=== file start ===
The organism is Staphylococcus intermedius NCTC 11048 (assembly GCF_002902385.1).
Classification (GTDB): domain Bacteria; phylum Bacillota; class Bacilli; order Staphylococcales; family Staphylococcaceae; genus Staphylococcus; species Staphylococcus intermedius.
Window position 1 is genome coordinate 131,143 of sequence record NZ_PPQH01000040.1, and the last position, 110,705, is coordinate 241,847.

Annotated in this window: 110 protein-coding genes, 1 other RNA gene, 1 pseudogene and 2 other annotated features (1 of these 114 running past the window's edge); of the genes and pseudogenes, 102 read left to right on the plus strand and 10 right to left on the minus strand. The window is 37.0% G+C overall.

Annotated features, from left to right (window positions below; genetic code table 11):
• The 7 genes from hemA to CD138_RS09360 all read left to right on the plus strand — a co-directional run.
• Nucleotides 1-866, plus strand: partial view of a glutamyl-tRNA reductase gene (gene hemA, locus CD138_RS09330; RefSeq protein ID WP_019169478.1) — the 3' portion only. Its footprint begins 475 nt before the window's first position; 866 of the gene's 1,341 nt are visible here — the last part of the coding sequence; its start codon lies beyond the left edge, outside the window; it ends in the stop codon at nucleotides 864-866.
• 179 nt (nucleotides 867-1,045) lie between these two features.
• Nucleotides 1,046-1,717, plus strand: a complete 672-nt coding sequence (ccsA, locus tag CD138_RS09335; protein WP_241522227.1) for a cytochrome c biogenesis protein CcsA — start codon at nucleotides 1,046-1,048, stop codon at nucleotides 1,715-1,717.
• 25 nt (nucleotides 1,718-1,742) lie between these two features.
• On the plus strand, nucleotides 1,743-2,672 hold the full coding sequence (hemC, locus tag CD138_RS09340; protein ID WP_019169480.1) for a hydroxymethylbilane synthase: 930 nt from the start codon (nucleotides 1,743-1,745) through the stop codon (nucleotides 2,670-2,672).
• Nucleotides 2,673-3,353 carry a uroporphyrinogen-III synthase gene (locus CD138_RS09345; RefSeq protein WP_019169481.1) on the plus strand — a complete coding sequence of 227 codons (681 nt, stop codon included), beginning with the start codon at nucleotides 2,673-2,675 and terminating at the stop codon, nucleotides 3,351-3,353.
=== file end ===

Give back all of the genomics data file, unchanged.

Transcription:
The organism is Staphylococcus intermedius NCTC 11048 (assembly GCF_002902385.1).
Classification (GTDB): domain Bacteria; phylum Bacillota; class Bacilli; order Staphylococcales; family Staphylococcaceae; genus Staphylococcus; species Staphylococcus intermedius.
Window position 1 is genome coordinate 131,143 of sequence record NZ_PPQH01000040.1, and the last position, 110,705, is coordinate 241,847.

Annotated in this window: 110 protein-coding genes, 1 other RNA gene, 1 pseudogene and 2 other annotated features (1 of these 114 running past the window's edge); of the genes and pseudogenes, 102 read left to right on the plus strand and 10 right to left on the minus strand. The window is 37.0% G+C overall.

Annotated features, from left to right (window positions below; genetic code table 11):
• The 7 genes from hemA to CD138_RS09360 all read left to right on the plus strand — a co-directional run.
• Nucleotides 1-866, plus strand: partial view of a glutamyl-tRNA reductase gene (gene hemA, locus CD138_RS09330; RefSeq protein ID WP_019169478.1) — the 3' portion only. Its footprint begins 475 nt before the window's first position; 866 of the gene's 1,341 nt are visible here — the last part of the coding sequence; its start codon lies beyond the left edge, outside the window; it ends in the stop codon at nucleotides 864-866.
• 179 nt (nucleotides 867-1,045) lie between these two features.
• Nucleotides 1,046-1,717, plus strand: a complete 672-nt coding sequence (ccsA, locus tag CD138_RS09335; protein WP_241522227.1) for a cytochrome c biogenesis protein CcsA — start codon at nucleotides 1,046-1,048, stop codon at nucleotides 1,715-1,717.
• 25 nt (nucleotides 1,718-1,742) lie between these two features.
• On the plus strand, nucleotides 1,743-2,672 hold the full coding sequence (hemC, locus tag CD138_RS09340; protein ID WP_019169480.1) for a hydroxymethylbilane synthase: 930 nt from the start codon (nucleotides 1,743-1,745) through the stop codon (nucleotides 2,670-2,672).
• Nucleotides 2,673-3,353 carry a uroporphyrinogen-III synthase gene (locus CD138_RS09345; RefSeq protein WP_019169481.1) on the plus strand — a complete coding sequence of 227 codons (681 nt, stop codon included), beginning with the start codon at nucleotides 2,673-2,675 and terminating at the stop codon, nucleotides 3,351-3,353.